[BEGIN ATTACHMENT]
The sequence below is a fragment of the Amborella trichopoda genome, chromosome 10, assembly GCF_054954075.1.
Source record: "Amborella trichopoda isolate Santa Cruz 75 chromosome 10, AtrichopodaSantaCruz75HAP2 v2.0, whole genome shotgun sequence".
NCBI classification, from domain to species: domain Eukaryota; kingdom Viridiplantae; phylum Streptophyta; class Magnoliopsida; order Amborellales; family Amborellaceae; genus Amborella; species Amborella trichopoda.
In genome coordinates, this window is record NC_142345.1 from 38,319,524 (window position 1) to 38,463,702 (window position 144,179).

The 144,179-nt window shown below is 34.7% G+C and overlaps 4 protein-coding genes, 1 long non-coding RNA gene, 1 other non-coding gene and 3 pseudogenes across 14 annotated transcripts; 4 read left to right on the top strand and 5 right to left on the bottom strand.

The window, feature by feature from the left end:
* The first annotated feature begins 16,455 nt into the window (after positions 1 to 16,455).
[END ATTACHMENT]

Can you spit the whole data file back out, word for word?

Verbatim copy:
The sequence below is a fragment of the Amborella trichopoda genome, chromosome 10, assembly GCF_054954075.1.
Source record: "Amborella trichopoda isolate Santa Cruz 75 chromosome 10, AtrichopodaSantaCruz75HAP2 v2.0, whole genome shotgun sequence".
NCBI classification, from domain to species: domain Eukaryota; kingdom Viridiplantae; phylum Streptophyta; class Magnoliopsida; order Amborellales; family Amborellaceae; genus Amborella; species Amborella trichopoda.
In genome coordinates, this window is record NC_142345.1 from 38,319,524 (window position 1) to 38,463,702 (window position 144,179).

The 144,179-nt window shown below is 34.7% G+C and overlaps 4 protein-coding genes, 1 long non-coding RNA gene, 1 other non-coding gene and 3 pseudogenes across 14 annotated transcripts; 4 read left to right on the top strand and 5 right to left on the bottom strand.

The window, feature by feature from the left end:
* The first annotated feature begins 16,455 nt into the window (after positions 1 to 16,455).